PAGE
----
But it only works when ESPN agrees to the charade.  Check out the interview, parts 1 and 2.  I give Wingo credit for repeatedly trying to get Manning to talk about his injury, his unfortunate public disagreement with his team’s owner, and his contract situation, all things that Manning didn’timage want to discuss—all the reasons why he hadn’t been talking to anyone lately.  As for Manning—and this is particularly true in part 2—I give him credit for not straying from his intended topics.  But for a guy who is so good on camera in so many commercials and interviews, and when he hosted “Saturday Night Live,” I thought he looked uneasy throughout, as if he were seated on something not flat or soft.  When you think about it, that isn’t surprising for a guy who agreed to be interviewed but knew he wasn’t going to be responsive to most of the questions.  I’m not the only one he thought that the very camera-friendly Manning looked uncomfortable in this “interview.”

I’m not saying you can’t do an interview arranged by a press agent or a corporate sponsor, but if you put yourself out to the public as an independent journalistic voice then you don’t roll over (insert inappropriate sexual metaphor here, if desired) and let the flaks have their way with you.  This interview wasn’t live to air—ESPN had the time, and every right, to edit it as they saw fit before airing it, or not to air the damn thing at all if they determined that it wasn’t newsworthy.  What they aired was an embarrassment…or should be.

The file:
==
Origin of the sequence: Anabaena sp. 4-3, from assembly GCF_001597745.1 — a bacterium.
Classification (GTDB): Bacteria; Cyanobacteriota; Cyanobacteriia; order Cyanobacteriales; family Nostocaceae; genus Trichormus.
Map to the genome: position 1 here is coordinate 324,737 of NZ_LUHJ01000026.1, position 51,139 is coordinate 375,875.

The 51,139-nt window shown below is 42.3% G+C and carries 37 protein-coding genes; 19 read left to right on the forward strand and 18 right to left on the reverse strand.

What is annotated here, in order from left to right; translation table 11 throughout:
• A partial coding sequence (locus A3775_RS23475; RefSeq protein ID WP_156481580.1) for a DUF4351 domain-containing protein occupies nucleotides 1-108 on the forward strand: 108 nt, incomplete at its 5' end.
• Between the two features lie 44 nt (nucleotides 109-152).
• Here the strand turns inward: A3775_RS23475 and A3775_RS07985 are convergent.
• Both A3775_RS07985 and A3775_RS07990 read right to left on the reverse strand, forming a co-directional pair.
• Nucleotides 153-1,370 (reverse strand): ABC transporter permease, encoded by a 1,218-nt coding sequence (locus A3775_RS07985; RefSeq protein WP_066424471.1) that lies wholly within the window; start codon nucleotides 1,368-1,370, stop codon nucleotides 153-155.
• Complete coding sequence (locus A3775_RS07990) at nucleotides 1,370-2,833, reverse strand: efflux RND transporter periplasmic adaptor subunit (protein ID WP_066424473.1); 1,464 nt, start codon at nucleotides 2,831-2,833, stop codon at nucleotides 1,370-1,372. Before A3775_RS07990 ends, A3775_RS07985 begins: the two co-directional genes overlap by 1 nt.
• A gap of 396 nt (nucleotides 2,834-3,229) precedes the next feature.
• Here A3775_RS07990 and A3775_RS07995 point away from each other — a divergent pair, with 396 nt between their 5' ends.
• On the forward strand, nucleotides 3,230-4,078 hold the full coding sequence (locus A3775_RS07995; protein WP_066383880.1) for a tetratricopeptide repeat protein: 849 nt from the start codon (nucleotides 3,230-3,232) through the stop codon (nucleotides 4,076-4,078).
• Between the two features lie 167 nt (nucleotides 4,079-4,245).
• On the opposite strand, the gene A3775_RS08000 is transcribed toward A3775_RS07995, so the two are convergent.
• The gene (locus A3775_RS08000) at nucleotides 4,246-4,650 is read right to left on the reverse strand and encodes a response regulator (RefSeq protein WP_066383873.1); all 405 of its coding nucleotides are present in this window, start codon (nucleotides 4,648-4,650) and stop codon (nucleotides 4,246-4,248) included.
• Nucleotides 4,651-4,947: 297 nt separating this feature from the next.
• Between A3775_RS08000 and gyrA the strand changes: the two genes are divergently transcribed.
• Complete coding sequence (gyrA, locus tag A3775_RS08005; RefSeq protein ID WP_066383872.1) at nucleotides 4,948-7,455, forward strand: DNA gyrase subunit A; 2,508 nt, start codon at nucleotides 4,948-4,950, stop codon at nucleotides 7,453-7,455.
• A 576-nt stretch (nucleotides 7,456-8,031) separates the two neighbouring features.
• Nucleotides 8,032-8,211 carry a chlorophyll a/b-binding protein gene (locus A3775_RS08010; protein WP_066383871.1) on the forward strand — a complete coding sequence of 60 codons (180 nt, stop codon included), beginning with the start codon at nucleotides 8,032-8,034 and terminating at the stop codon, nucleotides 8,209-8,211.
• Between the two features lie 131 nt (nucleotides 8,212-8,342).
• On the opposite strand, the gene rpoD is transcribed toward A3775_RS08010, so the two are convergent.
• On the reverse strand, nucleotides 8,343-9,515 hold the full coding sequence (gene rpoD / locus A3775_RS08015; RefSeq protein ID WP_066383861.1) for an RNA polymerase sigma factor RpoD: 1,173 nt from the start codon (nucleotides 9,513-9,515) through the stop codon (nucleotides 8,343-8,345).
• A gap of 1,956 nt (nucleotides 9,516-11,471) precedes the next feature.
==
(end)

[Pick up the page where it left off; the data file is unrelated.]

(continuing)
And then I think about Newt Gingrich, and the traction he’s getting complaining about presumptuous reporters asking uncomfortable questions during campaign debates.  (Jack Shafer takes him to task for pouting and blaming journalists.)  Gingrich is smart enough to know that asking hard questions is what reporters are supposed to do, and also smart enough to know that a lot of people will find him brave for “standing up to” the hated left wing liberal news media.

Remember, most people don’t see any substantive difference between the reporters covering the candidates for president and the reporters covering high school football.  When those people see that “the media” is willing to surrender control of the content of an interview and allow a pro football quarterback to hawk a promotion put on by his sports drink company but conspicuously refuse to answer any question of substance, we shouldn’t be surprised when they think it’s inappropriate “gotcha” journalism for reporters to ask a pointed question of a candidate for president.  And we sure as hell shouldn’t be surprised when the candidate exploits those feelings for his own benefit.

Thank you, Worldwide Leader, for your contribution to journalism education—the bad example.